Donna Gigliotti, Executives Branch
Howard Berger, Makeup Artists and Hairstylists Branch
Jennifer Yuh Nelson, Short Films and Feature Animation Branch
Eric Roth, Writers Branch
Reelected to the Board:
Laura Dern, Actors Branch
David Rubin, Casting Directors Branch
Steven Spielberg, Directors Branch
Roger Ross Williams, Documentary Branch
Nancy Utley, Marketing and Public Relations Branch
Laura Karpman, Music Branch
Mark Johnson, Producers Branch
Jan Pascale, Production Design Branch
Kevin Collier, Sound Branch
Craig Barron, Visual Effects Branch
As a result of this election, the number of female Academy governors increases from 22 to 24, and people of color increases from 10 to 11, including the three new Governors-at-Large, DeVon Franklin, Rodrigo Garcia and Janet Yang, recently announced.
Balloting in the Academy’s Film Editors Branch produced a tie between candidates Dody Dorn and Mark Goldblatt, necessitating a runoff election. Voting will begin Monday, June 17, and end Tuesday, June 18. The Academy last held runoff elections in 2018 for the Producers Branch and in 2016 for the Film Editors Branch.
The Academy’s 17 branches are each represented by three governors, who may serve up to three consecutive three-year terms. The Board of Governors sets the Academy’s strategic vision, preserves the organization’s financial health, and assures the fulfillment of its mission.
By Jeanne Ferris
SAN DIEGO – Hundreds turned out for the San Diego Film Foundation’s Film Insider Series special pre-release screening of Long Shot, which stars Charlize Theron and Seth Rogen, an unlikely duo at the center of an unlikely, but charming, comedy.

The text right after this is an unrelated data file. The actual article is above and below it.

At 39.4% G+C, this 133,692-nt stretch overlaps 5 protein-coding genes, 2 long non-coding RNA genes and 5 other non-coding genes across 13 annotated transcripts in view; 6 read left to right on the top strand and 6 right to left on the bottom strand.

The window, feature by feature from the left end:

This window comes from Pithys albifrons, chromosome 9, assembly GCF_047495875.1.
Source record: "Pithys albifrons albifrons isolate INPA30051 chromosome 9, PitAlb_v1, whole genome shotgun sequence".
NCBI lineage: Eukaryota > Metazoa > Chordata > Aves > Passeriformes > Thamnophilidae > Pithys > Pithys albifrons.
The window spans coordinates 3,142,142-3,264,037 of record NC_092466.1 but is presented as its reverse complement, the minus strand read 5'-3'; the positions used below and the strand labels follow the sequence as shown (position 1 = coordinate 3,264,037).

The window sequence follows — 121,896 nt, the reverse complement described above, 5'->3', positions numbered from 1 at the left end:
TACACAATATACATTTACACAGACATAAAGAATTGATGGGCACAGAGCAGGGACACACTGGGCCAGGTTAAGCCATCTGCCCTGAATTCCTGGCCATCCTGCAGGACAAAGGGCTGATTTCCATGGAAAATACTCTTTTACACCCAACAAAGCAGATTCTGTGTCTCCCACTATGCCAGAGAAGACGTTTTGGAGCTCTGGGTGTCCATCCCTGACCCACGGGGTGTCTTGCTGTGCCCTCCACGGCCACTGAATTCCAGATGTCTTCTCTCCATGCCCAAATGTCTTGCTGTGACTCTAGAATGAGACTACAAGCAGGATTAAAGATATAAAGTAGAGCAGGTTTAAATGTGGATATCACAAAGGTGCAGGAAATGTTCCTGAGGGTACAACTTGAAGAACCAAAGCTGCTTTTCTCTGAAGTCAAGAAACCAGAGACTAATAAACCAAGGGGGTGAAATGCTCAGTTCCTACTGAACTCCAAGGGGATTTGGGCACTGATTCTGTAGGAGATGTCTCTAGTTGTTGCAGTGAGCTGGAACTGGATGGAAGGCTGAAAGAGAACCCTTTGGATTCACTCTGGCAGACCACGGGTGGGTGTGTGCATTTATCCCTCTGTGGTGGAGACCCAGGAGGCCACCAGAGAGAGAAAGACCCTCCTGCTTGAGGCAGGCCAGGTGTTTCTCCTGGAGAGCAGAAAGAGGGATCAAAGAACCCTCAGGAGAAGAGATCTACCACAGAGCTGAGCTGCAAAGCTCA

At the Series screening, held every month through July at ArcLight Cinemas, the local cinephiles – some on date night and some on friend’s night out – sporting sparkly stilettos, stylish chapeaus and sleek business suits walked the red carpet with big smiles for the camera, making for a fun departure from the beloved San Diego standard: activewear and flip-flops.
Those gathering for the swanky pre-screening soiree enjoyed tasty sliders (from Liberty Call Distillery), flatbreads (Melting Pot), glazed Brussels sprouts (Eureka) with Stella Artois beverages and lemonade from Urban Leaf.
Long Shot’s star Charlize Theron has won a slew of awards (Oscar, Golden Globe, and Screen Actor’s Guild) and been nominated for just about everything else (Emmy, British Academy). She has played a one-armed big rig driver (Mad Max: Fury Road), a serial killer (Monster), and a coal miner (North Country) among other roles. So, why not a presidential nominee?
Her partner in this rom-com is Seth Rogen, who adroitly handles the slapstick and ribald humor, which, in one particular scene, rightly earns the film its R-rating.
Rogen, who plays a brutally honest journalist, has honed his fast-talking neurotic signature character that allows the audience to believe he is a worthy relationship interest for intelligent, stunning women.
Several East Coasters also add to the evening’s cocktail buzz. Connecticut native Liz Hannah of The Post penned Long Shot with Dan Sterling, whose previous credits include Girls. Sterling is a West Philadelphia native and a graduate of NYU’s Tisch School of Arts. He and Rogen co-authored the now infamous, The Interview, which Rogen also directed. Sterling and Rogen are back at it, except this time Hannah brings it home with boisterous female comedic repartee and political gags galore.
Costars June Diane Raphael and Ravi Patel elevate the comedy to additional face hurting laughs. Theron is a master of the impeccable comedic deadpan. Who doesn’t micro-nap with her eyes open?
Did we mention Theron’s fabulous comportment? She rocked Chanel and Dolce & Gabbana like newborn skin while striding in Christian Louboutins with 4-inch heels. Her wardrobe stands in sharp contrast to Rogen’s ’80s color-blocked windbreaker, with a baseball-capped slouch replete with “Daddy” YMCA camp pants. The costumes were the unmistakable handiwork of Mary E. Vogt, who nearly stole the show with her work in Crazy Rich Asians. Vogt added to the hilarity with Rogen’s traditional Swedish folk dräkt in a colorful scene.